Junfeng Zhang

Overview:

Dr. Zhang joined the Duke Faculty in fall 2013 from the University of Southern California where he had been a professor of environmental and global health and the director of Environmental and Biomarkers Analysis Laboratory since 2010. His prior positions include professor, department chair, and associate dean at the Rutgers School of Public Health. Dr. Zhang has more than 140 peer-reviewed publications. His work has been featured in major international media such as the Time, the New York Times, BBC, ABC, CBS, Yahoo News, etc. His early work on characterizing sources of non-methane greenhouse gases made him one of the officially recognized contributor to the 2007 Nobel Peace Prize awarded to IPCC. He is the 2012 recipient of the Jeremy Wesolowski Award, the highest award of the International Society of Exposure Science. He also received a Distinguished Alumni Award from the Rutgers Graduate School.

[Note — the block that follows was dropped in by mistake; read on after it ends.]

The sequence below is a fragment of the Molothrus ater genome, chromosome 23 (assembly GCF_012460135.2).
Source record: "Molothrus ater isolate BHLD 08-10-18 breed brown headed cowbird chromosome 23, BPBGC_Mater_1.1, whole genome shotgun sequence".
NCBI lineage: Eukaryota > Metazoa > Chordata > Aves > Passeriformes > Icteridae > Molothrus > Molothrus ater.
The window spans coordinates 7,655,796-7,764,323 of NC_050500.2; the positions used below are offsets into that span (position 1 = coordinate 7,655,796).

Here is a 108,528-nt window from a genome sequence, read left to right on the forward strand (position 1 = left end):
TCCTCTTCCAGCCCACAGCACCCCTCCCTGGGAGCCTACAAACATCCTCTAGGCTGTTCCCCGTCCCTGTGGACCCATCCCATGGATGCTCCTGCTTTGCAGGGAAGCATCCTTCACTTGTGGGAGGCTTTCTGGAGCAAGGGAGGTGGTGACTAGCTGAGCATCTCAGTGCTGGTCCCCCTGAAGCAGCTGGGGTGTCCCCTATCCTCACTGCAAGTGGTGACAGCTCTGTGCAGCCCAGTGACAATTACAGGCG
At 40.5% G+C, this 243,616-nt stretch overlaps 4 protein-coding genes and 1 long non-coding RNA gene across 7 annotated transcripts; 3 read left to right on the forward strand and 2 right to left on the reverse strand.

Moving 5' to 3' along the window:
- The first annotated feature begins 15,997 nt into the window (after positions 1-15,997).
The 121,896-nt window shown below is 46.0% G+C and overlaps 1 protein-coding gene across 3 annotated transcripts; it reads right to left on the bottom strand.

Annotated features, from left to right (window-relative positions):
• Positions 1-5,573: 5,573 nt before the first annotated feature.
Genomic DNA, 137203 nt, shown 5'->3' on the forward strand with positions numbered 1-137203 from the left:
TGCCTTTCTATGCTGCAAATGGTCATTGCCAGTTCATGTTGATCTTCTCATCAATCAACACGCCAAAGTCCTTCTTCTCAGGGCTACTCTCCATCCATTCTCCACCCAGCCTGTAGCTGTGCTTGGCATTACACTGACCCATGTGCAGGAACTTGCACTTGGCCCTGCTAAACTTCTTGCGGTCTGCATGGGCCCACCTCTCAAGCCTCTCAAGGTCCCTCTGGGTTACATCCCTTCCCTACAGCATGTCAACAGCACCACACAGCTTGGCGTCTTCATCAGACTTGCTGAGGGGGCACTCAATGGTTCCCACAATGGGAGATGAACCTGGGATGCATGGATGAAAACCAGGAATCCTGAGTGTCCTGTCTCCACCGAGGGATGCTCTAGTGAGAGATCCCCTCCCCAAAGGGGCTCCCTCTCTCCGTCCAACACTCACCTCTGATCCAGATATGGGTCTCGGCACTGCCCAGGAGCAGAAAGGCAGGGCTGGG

Dr. Zhang’s research interests include developing novel biomarkers of human exposure and health effects, assessing health and climate co-benefits of air pollution interventions, and examining biological mechanisms by which environmental exposures exert adverse health effects. Dr. Zhang has led a number of international collaborations to study air pollution health effects and underlying pathophysiologic mechanisms. He is currently leading two multidisciplinary, multi-institutional centers studying the health impact of engineered nanomaterials.

Positions:

Professor of Global and Environmental Health

Environmental Sciences and Policy
Nicholas School of the Environment

Research Professor of Global Health

Duke Global Health Institute
Institutes and Provost's Academic Units

Professor of Global and Environmental Health at Duke Kunshan University

DKU Faculty
Duke Kunshan University

Member of the Duke Cancer Institute

Duke Cancer Institute